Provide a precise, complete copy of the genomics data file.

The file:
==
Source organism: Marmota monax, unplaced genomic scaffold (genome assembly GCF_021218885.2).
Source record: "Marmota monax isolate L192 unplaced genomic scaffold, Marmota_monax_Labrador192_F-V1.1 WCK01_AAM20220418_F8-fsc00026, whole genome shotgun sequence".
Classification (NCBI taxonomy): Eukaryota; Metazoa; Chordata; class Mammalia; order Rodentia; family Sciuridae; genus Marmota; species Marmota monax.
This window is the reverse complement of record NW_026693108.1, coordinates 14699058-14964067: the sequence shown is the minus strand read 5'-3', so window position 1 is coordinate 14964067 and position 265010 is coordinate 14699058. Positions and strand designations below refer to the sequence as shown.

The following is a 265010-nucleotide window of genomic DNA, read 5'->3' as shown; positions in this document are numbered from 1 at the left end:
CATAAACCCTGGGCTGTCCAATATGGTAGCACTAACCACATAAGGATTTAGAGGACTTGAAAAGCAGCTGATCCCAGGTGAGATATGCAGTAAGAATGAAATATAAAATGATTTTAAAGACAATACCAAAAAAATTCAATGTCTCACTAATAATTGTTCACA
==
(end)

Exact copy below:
Source organism: Marmota monax, unplaced genomic scaffold (genome assembly GCF_021218885.2).
Source record: "Marmota monax isolate L192 unplaced genomic scaffold, Marmota_monax_Labrador192_F-V1.1 WCK01_AAM20220418_F8-fsc00026, whole genome shotgun sequence".
Classification (NCBI taxonomy): Eukaryota; Metazoa; Chordata; class Mammalia; order Rodentia; family Sciuridae; genus Marmota; species Marmota monax.
This window is the reverse complement of record NW_026693108.1, coordinates 14699058-14964067: the sequence shown is the minus strand read 5'-3', so window position 1 is coordinate 14964067 and position 265010 is coordinate 14699058. Positions and strand designations below refer to the sequence as shown.

The following is a 265010-nucleotide window of genomic DNA, read 5'->3' as shown; positions in this document are numbered from 1 at the left end:
CATAAACCCTGGGCTGTCCAATATGGTAGCACTAACCACATAAGGATTTAGAGGACTTGAAAAGCAGCTGATCCCAGGTGAGATATGCAGTAAGAATGAAATATAAAATGATTTTAAAGACAATACCAAAAAAATTCAATGTCTCACTAATAATTGTTCACA